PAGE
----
The Rise of Russia’s Military

    Dave Majumdar

    Security, Europe

    Russian servicemen drive military vehicles during the Victory Day parade, marking the 73rd anniversary of the victory over Nazi Germany in World War Two, at Red Square in Moscow, Russia May 9, 2018. REUTERS/Sergei Karpukhin

    After feeling betrayed at the end of the Cold War, the Kremlin is using the military as its premier tool to achieve policy goals and weaken the West.

    With relations at the lowest point in decades, the United States and Russia have embarked on what appears to be a new Cold War. But this new confrontation is fundamentally different from the original standoff with the Soviet Union that engulfed the world for the better part of five decades after the end of the Second World War. Unlike during the original Cold War, there is no all-encompassing global ideological struggle between Washington and Moscow to dominate a largely bipolar international system. Outside the realm of nuclear weapons, post-Soviet Russia can hardly be considered a peer to the United States by any measure. Russian weakness relative to the United States and its allies might make this new conflict even more dangerous and unstable compared to the original Cold War.

    The 2014 crisis in Ukraine, Moscow’s intervention in Syria starting in September 2015 and the alleged nerve gas attack on GRU defector Sergei Skripal and his daughter, Yulia, in the United Kingdom on March 4, 2018 signal the beginning of a renewed long-term standoff with Russia. The new standoff is not a return to the original Cold War, it is a new conflict—but one that is rooted in the ashes of the old struggle between the United States and the Soviet Union.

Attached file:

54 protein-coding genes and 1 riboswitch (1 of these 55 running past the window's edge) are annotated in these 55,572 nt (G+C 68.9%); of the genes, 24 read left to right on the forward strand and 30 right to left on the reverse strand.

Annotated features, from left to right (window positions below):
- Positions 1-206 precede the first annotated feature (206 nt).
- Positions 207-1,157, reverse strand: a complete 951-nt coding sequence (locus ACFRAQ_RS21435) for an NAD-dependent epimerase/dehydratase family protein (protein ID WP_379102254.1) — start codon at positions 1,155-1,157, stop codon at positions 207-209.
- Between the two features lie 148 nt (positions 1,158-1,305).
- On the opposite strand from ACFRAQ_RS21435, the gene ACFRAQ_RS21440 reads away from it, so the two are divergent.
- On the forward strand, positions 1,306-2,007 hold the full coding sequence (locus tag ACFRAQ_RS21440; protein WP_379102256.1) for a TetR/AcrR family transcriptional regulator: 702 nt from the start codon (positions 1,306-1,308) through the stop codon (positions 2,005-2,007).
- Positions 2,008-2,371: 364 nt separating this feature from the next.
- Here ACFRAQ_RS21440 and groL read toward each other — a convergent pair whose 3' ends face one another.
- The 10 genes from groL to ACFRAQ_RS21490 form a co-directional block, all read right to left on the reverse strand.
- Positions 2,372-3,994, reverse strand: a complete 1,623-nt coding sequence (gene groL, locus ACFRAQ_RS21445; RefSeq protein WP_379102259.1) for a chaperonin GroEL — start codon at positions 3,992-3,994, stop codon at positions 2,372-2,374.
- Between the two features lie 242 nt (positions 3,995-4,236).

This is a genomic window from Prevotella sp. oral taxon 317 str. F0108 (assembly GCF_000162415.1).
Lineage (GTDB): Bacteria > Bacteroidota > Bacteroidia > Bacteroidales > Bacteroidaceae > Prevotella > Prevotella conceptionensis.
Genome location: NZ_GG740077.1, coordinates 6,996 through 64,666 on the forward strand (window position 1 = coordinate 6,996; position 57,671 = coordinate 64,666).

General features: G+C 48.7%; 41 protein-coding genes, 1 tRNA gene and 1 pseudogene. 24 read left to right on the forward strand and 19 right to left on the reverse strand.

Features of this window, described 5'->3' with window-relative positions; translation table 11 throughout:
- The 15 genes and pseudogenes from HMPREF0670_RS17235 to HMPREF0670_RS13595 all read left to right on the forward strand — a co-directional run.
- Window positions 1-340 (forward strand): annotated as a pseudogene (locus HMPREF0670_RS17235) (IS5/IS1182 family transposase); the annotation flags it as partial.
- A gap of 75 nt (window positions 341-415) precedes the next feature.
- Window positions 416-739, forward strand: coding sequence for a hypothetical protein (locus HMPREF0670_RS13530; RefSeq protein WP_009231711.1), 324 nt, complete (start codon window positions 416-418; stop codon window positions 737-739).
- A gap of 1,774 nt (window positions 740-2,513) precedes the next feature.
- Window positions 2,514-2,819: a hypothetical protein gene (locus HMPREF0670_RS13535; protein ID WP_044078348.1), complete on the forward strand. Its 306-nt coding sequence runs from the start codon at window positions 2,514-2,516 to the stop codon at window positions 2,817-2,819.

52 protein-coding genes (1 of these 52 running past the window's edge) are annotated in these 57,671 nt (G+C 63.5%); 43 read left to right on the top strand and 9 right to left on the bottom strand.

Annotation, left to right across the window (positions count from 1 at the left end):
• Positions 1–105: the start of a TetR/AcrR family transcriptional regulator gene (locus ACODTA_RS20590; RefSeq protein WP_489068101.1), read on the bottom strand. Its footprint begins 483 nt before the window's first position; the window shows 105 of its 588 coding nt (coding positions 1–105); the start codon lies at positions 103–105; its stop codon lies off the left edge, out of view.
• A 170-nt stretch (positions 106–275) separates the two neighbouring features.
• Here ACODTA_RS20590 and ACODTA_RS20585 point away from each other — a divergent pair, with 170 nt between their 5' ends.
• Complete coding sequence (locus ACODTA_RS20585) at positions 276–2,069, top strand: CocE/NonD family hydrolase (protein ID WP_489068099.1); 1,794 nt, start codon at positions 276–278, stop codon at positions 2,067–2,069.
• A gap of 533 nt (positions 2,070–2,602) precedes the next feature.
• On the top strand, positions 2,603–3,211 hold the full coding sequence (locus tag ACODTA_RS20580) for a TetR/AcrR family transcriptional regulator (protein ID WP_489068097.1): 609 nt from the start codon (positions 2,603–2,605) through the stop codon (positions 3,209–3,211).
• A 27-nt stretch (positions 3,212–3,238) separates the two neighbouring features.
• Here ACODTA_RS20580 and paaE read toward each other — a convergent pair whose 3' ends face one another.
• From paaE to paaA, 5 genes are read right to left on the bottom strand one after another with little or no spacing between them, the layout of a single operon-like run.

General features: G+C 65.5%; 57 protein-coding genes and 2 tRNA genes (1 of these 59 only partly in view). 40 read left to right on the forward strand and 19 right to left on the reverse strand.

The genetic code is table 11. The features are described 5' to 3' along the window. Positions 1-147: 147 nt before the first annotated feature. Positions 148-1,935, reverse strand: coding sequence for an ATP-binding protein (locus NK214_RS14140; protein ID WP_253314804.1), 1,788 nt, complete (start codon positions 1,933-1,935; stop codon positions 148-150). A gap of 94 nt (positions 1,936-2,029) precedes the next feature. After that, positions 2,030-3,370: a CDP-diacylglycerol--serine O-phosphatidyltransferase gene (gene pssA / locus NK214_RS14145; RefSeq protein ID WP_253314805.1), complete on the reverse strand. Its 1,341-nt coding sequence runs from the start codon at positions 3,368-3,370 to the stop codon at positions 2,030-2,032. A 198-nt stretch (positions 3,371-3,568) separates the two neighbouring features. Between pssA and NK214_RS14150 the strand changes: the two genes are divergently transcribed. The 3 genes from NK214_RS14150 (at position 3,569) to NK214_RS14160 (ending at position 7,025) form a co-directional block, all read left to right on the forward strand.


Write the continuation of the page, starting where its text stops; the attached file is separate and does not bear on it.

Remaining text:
In many ways, this new conflict with Moscow can be explained by Russia’s geography and lack of natural defensive terrain features. Over the course of two centuries, Russian emperors starting with Peter the Great created an enormous ring around their spiritual capital of Moscow, as Tim Marshall described in his essay Russia and the Curse of Geography, published in The Atlantic in 2015. That ring started in the Arctic and stretched down through the Baltics, Ukraine, the Carpathian Mountains and eventually to the Black Sea. Taken further, the ring arches down through the Caucasus and the Caspian Sea and eventually comes back past the Urals mountains and returns to the Arctic, as Marshall described. The idea was to create strategic distance to keep the enemy as far away from the Russian heartland as possible. As Empress Catherine the Great put it: “I have no way to defend my borders but to extend them.”

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